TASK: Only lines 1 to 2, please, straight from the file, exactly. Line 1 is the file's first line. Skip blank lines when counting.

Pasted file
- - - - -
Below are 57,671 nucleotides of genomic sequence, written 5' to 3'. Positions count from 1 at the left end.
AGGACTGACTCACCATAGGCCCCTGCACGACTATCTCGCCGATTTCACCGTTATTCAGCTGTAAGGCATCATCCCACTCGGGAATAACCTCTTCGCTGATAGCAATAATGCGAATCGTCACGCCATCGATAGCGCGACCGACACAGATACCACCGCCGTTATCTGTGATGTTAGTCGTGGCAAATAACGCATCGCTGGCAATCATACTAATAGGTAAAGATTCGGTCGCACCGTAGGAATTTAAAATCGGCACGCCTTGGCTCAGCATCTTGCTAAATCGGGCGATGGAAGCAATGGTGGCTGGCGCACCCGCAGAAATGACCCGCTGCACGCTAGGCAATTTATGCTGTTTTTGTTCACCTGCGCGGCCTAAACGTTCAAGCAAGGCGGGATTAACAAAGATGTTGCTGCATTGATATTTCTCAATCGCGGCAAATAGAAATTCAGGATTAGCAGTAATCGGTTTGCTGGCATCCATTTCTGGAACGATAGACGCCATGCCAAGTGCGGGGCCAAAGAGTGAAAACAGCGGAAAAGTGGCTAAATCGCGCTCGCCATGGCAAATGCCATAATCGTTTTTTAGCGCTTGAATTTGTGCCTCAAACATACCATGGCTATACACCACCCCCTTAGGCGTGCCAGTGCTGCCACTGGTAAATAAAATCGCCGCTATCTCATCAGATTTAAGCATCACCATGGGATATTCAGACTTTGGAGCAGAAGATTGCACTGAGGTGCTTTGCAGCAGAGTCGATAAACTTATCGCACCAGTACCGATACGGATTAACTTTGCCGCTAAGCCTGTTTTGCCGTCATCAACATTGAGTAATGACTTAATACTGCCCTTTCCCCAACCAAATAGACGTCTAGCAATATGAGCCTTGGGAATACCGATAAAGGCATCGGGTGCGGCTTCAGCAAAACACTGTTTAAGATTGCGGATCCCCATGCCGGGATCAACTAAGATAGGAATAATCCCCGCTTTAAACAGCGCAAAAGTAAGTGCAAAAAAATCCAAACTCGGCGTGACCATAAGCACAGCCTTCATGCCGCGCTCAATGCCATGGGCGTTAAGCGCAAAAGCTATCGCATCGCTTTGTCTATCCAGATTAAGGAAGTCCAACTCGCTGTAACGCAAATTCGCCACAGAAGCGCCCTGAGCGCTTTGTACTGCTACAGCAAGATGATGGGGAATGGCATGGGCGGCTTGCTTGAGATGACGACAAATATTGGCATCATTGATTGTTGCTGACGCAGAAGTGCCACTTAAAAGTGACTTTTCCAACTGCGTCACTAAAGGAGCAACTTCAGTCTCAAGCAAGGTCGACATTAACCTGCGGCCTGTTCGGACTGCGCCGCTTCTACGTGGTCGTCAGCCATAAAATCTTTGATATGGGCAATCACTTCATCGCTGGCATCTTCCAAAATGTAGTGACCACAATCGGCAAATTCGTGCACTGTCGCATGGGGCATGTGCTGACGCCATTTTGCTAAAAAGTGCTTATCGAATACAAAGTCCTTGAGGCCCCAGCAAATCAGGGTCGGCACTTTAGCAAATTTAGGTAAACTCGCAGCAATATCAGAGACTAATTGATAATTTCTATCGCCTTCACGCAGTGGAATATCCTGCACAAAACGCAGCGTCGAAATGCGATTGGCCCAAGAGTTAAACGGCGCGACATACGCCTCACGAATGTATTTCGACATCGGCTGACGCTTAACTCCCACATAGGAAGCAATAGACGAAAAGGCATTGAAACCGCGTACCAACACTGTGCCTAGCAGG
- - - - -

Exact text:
Below are 57,671 nucleotides of genomic sequence, written 5' to 3'. Positions count from 1 at the left end.
AGGACTGACTCACCATAGGCCCCTGCACGACTATCTCGCCGATTTCACCGTTATTCAGCTGTAAGGCATCATCCCACTCGGGAATAACCTCTTCGCTGATAGCAATAATGCGAATCGTCACGCCATCGATAGCGCGACCGACACAGATACCACCGCCGTTATCTGTGATGTTAGTCGTGGCAAATAACGCATCGCTGGCAATCATACTAATAGGTAAAGATTCGGTCGCACCGTAGGAATTTAAAATCGGCACGCCTTGGCTCAGCATCTTGCTAAATCGGGCGATGGAAGCAATGGTGGCTGGCGCACCCGCAGAAATGACCCGCTGCACGCTAGGCAATTTATGCTGTTTTTGTTCACCTGCGCGGCCTAAACGTTCAAGCAAGGCGGGATTAACAAAGATGTTGCTGCATTGATATTTCTCAATCGCGGCAAATAGAAATTCAGGATTAGCAGTAATCGGTTTGCTGGCATCCATTTCTGGAACGATAGACGCCATGCCAAGTGCGGGGCCAAAGAGTGAAAACAGCGGAAAAGTGGCTAAATCGCGCTCGCCATGGCAAATGCCATAATCGTTTTTTAGCGCTTGAATTTGTGCCTCAAACATACCATGGCTATACACCACCCCCTTAGGCGTGCCAGTGCTGCCACTGGTAAATAAAATCGCCGCTATCTCATCAGATTTAAGCATCACCATGGGATATTCAGACTTTGGAGCAGAAGATTGCACTGAGGTGCTTTGCAGCAGAGTCGATAAACTTATCGCACCAGTACCGATACGGATTAACTTTGCCGCTAAGCCTGTTTTGCCGTCATCAACATTGAGTAATGACTTAATACTGCCCTTTCCCCAACCAAATAGACGTCTAGCAATATGAGCCTTGGGAATACCGATAAAGGCATCGGGTGCGGCTTCAGCAAAACACTGTTTAAGATTGCGGATCCCCATGCCGGGATCAACTAAGATAGGAATAATCCCCGCTTTAAACAGCGCAAAAGTAAGTGCAAAAAAATCCAAACTCGGCGTGACCATAAGCACAGCCTTCATGCCGCGCTCAATGCCATGGGCGTTAAGCGCAAAAGCTATCGCATCGCTTTGTCTATCCAGATTAAGGAAGTCCAACTCGCTGTAACGCAAATTCGCCACAGAAGCGCCCTGAGCGCTTTGTACTGCTACAGCAAGATGATGGGGAATGGCATGGGCGGCTTGCTTGAGATGACGACAAATATTGGCATCATTGATTGTTGCTGACGCAGAAGTGCCACTTAAAAGTGACTTTTCCAACTGCGTCACTAAAGGAGCAACTTCAGTCTCAAGCAAGGTCGACATTAACCTGCGGCCTGTTCGGACTGCGCCGCTTCTACGTGGTCGTCAGCCATAAAATCTTTGATATGGGCAATCACTTCATCGCTGGCATCTTCCAAAATGTAGTGACCACAATCGGCAAATTCGTGCACTGTCGCATGGGGCATGTGCTGACGCCATTTTGCTAAAAAGTGCTTATCGAATACAAAGTCCTTGAGGCCCCAGCAAATCAGGGTCGGCACTTTAGCAAATTTAGGTAAACTCGCAGCAATATCAGAGACTAATTGATAATTTCTATCGCCTTCACGCAGTGGAATATCCTGCACAAAACGCAGCGTCGAAATGCGATTGGCCCAAGAGTTAAACGGCGCGACATACGCCTCACGAATGTATTTCGACATCGGCTGACGCTTAACTCCCACATAGGAAGCAATAGACGAAAAGGCATTGAAACCGCGTACCAACACTGTGCCTAGCAGG